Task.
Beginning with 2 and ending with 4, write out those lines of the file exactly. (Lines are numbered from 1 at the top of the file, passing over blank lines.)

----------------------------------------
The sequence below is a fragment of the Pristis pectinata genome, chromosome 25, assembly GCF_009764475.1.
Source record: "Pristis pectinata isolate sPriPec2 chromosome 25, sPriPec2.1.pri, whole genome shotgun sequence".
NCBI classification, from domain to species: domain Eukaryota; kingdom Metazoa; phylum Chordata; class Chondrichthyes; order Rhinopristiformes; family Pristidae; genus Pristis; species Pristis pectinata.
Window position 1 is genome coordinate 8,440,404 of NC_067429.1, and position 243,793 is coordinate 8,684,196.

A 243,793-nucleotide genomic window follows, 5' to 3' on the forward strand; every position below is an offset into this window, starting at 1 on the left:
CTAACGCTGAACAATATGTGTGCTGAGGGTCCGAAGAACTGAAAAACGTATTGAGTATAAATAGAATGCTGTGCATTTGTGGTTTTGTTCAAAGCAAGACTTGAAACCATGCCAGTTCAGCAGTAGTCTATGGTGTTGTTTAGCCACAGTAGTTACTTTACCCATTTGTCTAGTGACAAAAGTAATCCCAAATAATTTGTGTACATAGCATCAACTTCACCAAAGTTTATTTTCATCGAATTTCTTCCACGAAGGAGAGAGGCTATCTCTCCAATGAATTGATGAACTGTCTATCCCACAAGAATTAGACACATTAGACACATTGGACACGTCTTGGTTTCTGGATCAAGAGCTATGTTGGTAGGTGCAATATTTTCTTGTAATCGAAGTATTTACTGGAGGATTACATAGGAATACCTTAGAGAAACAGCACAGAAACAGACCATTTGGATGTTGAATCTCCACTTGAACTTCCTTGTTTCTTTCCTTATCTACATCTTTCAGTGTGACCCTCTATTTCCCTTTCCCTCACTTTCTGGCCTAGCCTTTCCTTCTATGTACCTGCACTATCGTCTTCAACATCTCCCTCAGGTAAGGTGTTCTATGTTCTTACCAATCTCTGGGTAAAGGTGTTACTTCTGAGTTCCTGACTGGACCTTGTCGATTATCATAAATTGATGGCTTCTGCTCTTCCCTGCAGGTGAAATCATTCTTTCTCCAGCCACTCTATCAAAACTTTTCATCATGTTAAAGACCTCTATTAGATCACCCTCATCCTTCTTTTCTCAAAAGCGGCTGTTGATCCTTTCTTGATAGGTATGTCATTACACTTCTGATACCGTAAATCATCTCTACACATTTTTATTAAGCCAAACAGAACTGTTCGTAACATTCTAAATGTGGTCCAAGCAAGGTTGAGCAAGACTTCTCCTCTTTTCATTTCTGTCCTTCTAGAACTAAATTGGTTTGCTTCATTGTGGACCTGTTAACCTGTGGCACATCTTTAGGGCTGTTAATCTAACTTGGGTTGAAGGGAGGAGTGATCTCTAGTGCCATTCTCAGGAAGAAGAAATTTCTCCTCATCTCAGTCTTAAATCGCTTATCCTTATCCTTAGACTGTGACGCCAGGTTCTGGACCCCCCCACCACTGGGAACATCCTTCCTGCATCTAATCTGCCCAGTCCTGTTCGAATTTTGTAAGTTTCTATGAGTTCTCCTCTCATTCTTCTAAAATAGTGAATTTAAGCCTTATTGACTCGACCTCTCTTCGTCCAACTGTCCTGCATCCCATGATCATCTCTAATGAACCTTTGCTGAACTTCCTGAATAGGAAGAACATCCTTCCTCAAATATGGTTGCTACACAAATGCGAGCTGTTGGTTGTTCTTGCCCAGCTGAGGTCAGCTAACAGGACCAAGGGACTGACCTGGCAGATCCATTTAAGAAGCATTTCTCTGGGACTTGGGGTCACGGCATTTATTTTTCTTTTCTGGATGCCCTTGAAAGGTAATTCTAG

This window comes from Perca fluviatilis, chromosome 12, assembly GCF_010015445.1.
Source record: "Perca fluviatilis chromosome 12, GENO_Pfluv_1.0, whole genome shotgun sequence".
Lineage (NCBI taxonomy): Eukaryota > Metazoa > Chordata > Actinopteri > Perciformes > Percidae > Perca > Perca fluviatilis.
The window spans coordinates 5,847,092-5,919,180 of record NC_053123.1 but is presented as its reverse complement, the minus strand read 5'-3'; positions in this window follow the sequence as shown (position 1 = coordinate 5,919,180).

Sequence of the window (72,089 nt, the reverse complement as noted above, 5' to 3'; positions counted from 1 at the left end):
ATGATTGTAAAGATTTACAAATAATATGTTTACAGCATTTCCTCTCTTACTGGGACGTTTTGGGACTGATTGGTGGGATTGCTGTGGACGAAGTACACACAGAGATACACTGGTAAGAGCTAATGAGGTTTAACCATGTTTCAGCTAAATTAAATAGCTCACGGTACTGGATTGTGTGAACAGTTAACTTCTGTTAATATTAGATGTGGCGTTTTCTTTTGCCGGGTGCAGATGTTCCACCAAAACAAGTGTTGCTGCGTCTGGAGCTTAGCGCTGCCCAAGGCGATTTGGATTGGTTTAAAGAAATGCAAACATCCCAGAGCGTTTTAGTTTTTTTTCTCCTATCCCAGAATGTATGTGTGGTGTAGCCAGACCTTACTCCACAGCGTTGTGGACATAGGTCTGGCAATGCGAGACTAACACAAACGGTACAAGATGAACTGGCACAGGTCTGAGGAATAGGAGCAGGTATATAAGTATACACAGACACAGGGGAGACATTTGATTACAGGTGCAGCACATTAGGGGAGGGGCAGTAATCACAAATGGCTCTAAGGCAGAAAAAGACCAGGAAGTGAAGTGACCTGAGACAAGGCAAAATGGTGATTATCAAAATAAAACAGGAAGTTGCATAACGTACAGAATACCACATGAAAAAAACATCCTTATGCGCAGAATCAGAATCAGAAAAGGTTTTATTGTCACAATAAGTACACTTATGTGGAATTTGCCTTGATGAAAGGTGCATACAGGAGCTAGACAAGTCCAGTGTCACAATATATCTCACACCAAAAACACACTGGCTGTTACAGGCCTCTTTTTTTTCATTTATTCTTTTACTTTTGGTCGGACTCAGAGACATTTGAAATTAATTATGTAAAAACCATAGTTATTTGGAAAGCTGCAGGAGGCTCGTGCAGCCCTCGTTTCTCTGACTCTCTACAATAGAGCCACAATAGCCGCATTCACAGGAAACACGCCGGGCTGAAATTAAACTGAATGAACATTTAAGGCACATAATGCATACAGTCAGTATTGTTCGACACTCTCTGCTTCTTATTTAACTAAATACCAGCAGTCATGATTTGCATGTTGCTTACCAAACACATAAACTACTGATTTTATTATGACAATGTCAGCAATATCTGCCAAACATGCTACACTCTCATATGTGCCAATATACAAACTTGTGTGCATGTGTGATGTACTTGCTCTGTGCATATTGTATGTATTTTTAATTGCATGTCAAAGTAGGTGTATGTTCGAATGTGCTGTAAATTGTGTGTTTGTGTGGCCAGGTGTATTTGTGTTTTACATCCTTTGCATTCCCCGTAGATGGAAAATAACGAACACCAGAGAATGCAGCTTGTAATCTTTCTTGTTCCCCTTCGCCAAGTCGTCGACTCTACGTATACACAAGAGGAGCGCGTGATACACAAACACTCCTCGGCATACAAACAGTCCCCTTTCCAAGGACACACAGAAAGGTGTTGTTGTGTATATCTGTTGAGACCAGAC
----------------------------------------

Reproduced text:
Source record: "Pristis pectinata isolate sPriPec2 chromosome 25, sPriPec2.1.pri, whole genome shotgun sequence".
NCBI classification, from domain to species: domain Eukaryota; kingdom Metazoa; phylum Chordata; class Chondrichthyes; order Rhinopristiformes; family Pristidae; genus Pristis; species Pristis pectinata.
Window position 1 is genome coordinate 8,440,404 of NC_067429.1, and position 243,793 is coordinate 8,684,196.